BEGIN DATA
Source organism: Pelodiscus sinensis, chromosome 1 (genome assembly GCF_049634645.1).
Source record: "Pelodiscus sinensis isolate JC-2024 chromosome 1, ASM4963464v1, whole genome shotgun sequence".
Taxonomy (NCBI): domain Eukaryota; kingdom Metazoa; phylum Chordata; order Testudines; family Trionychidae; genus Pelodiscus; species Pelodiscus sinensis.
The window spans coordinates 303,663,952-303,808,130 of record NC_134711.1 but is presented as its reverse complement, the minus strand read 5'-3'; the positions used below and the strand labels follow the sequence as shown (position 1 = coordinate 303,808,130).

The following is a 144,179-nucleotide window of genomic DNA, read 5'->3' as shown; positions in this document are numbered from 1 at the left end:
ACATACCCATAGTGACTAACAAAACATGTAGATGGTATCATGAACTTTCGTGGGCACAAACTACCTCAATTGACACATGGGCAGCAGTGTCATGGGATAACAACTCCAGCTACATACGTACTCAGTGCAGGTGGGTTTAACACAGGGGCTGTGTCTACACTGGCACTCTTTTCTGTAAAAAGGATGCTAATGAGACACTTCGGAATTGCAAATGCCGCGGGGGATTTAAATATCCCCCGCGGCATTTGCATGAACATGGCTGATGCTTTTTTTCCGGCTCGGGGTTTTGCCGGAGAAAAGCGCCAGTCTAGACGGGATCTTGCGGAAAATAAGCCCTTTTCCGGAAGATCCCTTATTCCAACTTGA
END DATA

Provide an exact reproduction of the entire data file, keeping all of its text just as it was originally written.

Source organism: Pelodiscus sinensis, chromosome 1 (genome assembly GCF_049634645.1).
Source record: "Pelodiscus sinensis isolate JC-2024 chromosome 1, ASM4963464v1, whole genome shotgun sequence".
Taxonomy (NCBI): domain Eukaryota; kingdom Metazoa; phylum Chordata; order Testudines; family Trionychidae; genus Pelodiscus; species Pelodiscus sinensis.
The window spans coordinates 303,663,952-303,808,130 of record NC_134711.1 but is presented as its reverse complement, the minus strand read 5'-3'; the positions used below and the strand labels follow the sequence as shown (position 1 = coordinate 303,808,130).

The following is a 144,179-nucleotide window of genomic DNA, read 5'->3' as shown; positions in this document are numbered from 1 at the left end:
ACATACCCATAGTGACTAACAAAACATGTAGATGGTATCATGAACTTTCGTGGGCACAAACTACCTCAATTGACACATGGGCAGCAGTGTCATGGGATAACAACTCCAGCTACATACGTACTCAGTGCAGGTGGGTTTAACACAGGGGCTGTGTCTACACTGGCACTCTTTTCTGTAAAAAGGATGCTAATGAGACACTTCGGAATTGCAAATGCCGCGGGGGATTTAAATATCCCCCGCGGCATTTGCATGAACATGGCTGATGCTTTTTTTCCGGCTCGGGGTTTTGCCGGAGAAAAGCGCCAGTCTAGACGGGATCTTGCGGAAAATAAGCCCTTTTCCGGAAGATCCCTTATTCCAACTTGA